Rotorcraft-Pilot Coupling

[2005-?]
In the past, adverse interactions between pilot and aircraft were often ascribed to pilots' fault or specific flight conditionsv and received very limited consideration both in aircraft design and in training courses. Moreover, accidents directly or indirectly caused by Aircraft-Pilot Coupling (APC) were not correctly identified because of technological and cultural inadequacy. During the last decades APC received the attention of the aeronautic community. APC events have been defined in two ways:
  1. involuntary trajectories and flight behaviours originating from an anomalous interaction between pilot and aircraft;
  2. pilot-in-the-loop instabilities, remarking the need of the active (even though not necessarily voluntary) intervention of the pilot.
In general, when the effectiveness of the Automatic Flight Control System (AFCS) that is applied to increase the stability margins during the design process is invalidated by the presence of the pilot-in-the-loop, the impact of APC on aircraft stability is of particular relevance.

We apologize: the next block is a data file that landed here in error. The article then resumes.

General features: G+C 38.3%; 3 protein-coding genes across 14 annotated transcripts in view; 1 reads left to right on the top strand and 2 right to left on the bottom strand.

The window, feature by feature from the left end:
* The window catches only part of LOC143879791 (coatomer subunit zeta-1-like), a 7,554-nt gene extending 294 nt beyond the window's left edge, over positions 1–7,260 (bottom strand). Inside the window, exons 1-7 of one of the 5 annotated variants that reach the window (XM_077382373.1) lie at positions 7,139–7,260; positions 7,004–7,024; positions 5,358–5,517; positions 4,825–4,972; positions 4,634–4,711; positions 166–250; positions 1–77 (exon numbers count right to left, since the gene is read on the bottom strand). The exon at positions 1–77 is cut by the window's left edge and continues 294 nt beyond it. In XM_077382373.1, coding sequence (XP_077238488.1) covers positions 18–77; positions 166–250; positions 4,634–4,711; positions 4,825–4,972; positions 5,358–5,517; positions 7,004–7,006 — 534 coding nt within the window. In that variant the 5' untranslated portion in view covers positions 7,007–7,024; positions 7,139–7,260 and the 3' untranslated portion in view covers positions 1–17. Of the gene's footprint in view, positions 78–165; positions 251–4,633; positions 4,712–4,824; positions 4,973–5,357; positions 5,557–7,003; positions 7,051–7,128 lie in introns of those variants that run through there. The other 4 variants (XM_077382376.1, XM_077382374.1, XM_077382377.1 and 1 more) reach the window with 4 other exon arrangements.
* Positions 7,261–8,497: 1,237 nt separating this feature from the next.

Less attention has been paid in the last decades in the open literature to Rotorcraft-Pilot Coupling (RPC), as opposed to APC. This implies a somewhat poorer knowledge of RPC phenomena, which are not yet specifically considered as design drivers by many rotorcraft manufacturers.

Only few works on this topic are available in the open literature. Recent efforts originated in Europe to investigate Aircraft- and Rotorcraft-Pilot Couplings (A/RPC). This page briefly recaps the role of the Aeroservoelasticity and Structural Dynamics research group of the "Dipartimento di Ingegneria Aerospaziale" (now Department of Aerospace Science and Technology) of Politecnico di Milano in several consortia that studied the problem mainly from the point of view of rotorcraft aeroelasticity and pilot biomechanics, to investigate the involuntary aspects of the problem (Pilot-Augmented Oscillations, PAO) and their potential impact on vehicle design.

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Publications


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